During the holiday weekend, the Twitter board introduced a provision for poison pills in an attempt to block Elon Musk, who wants to buy the social media platform. The maneuver, which will make it more difficult and costly for Mr Musk to acquire shares without board approval, will give Twitter’s management time to evaluate the offer and potentially invite other buyers through a sale process.
At least one private investment company, Toma Bravo, is showing interest, although it is unclear whether this will lead to an official offer. There are other actions that Mr. Musk can take to outwit Twitter’s reluctant board. Shares of Twitter rose more than 2 percent before the start of the first trading session since the poison pill was announced.
Meanwhile, the DealBook newsletter discussed some of the main issues that remain about Mr. Musk’s persecution of Twitter:
Will Mr. Musk become hostile?
It seems to threaten him; at least that’s what his tweet is, quoting Elvis PresleyLove me tenderly”Seems to suggest. In a tender offer, also known as a hostile offer, Mr. Musk will go directly to shareholders, asking them to “offer” their shares at a price (for now, his offer is $ 54.20 per share). This will require him to submit a form to the Securities and Exchange Commission, which provides, among other things, details of the funding behind his offer. This is important because questions remain about how Mr. Musk will receive the money to pay for the deal on Twitter.
Remember that Mr. Musk is still dealing with the legal consequences of the allegations he made to finance his failed bid for private Tesla in 2018.
Can a hostile offer cancel the poison pill on Twitter?
No, but it could put pressure on the Twitter board to remove the protection if enough shareholders support Mr Musk’s offer. In 2012, for example, CVR Energy removed a poison pill it had introduced to frustrate activist activist Carl Icahn after his bid won widespread support.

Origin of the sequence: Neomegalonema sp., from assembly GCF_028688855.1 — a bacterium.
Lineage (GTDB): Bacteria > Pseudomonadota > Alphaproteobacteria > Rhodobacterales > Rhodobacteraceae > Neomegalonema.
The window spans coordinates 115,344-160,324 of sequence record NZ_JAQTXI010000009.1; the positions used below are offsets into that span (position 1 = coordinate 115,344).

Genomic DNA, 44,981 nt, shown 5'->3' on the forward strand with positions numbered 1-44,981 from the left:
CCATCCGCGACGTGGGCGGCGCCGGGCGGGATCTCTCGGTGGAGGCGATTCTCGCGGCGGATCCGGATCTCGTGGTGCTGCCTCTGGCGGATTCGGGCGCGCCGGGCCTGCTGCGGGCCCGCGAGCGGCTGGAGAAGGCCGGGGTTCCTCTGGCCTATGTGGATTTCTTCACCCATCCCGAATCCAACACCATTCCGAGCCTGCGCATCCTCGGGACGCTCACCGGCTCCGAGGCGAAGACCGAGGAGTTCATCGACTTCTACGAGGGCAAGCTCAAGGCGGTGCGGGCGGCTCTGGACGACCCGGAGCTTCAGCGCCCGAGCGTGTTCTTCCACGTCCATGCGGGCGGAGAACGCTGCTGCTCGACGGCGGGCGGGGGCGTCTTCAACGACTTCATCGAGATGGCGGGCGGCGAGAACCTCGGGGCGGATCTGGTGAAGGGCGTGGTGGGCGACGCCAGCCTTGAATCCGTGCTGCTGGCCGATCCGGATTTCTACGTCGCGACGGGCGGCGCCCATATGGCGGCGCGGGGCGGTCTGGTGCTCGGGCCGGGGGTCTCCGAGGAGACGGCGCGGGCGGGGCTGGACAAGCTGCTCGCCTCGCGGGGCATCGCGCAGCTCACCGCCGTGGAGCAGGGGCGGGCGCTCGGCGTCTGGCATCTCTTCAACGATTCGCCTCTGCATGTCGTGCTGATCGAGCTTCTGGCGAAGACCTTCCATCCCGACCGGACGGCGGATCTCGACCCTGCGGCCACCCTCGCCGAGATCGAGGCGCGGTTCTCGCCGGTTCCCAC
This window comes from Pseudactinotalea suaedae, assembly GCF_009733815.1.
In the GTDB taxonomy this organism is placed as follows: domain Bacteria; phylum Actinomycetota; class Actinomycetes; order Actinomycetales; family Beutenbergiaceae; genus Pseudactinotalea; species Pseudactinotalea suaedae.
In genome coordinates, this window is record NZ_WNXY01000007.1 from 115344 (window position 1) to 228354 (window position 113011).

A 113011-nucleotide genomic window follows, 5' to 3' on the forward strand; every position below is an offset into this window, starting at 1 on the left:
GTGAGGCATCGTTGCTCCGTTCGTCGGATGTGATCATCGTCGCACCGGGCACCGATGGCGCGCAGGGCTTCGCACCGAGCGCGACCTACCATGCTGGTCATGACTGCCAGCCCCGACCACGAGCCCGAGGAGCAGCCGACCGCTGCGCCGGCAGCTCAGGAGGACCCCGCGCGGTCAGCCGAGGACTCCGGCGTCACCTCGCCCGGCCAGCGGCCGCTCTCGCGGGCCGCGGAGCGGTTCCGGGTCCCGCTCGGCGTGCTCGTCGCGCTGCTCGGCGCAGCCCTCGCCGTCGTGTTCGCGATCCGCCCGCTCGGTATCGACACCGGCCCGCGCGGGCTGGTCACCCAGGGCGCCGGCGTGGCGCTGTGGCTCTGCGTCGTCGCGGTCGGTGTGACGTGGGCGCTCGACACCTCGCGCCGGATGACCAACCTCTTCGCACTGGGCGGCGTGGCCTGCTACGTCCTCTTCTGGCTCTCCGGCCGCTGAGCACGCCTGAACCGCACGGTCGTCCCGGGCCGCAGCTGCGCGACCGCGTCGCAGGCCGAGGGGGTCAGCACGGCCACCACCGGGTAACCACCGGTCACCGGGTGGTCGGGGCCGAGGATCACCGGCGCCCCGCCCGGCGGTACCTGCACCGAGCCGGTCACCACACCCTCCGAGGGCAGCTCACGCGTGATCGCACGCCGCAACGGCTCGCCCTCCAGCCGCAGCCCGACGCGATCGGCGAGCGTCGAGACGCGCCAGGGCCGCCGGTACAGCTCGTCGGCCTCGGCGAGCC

What does Twitter cost?
Several analysts said they thought Mr Musk’s offer was too low and that the board was likely to accept an offer of $ 60 a share or more. But that’s partly based on Twitter’s ability to achieve high financial goals in 2023: 315 million users and $ 7.5 billion in revenue, compared to 217 million users and $ 5.1 billion in revenue in 2021.
Shares of Twitter rose above $ 70 a share when it announced those targets last year, but has fallen to about $ 45 since then as investors questioned the company’s ability to meet its goals and drive off competition from other social media sites. Management remains confident: “Our strategy and our 2023 goals, which we shared about a year ago, are not changing,” Parag Agraval, Twitter’s chief executive, said in February.
How much does an “uncensored” Twitter cost?
This is even harder to say. Mr Musk suggested he would promote more “freedom of speech” on the platform, but Twitter insiders noted stagnant consumer growth in 2016, before the company tight content moderationas a warning.
“They’ve made consumers grow significantly over the last few years,” said Rich Greenfield, a media industry analyst at LightShed Partners. “To make the platform a mess, I think it will make consumers go in the wrong direction.
Will other buyers intervene?
Perhaps. Antitrust concerns are likely to be difficult for many corporate buyers, especially in the technology industry. This is a significant private equity check that far exceeds last year’s $ 30 billion in private funding for Medline, the largest leverage buyout in more than a decade. Twitter’s limited free cash flow also makes it less attractive for debt financing.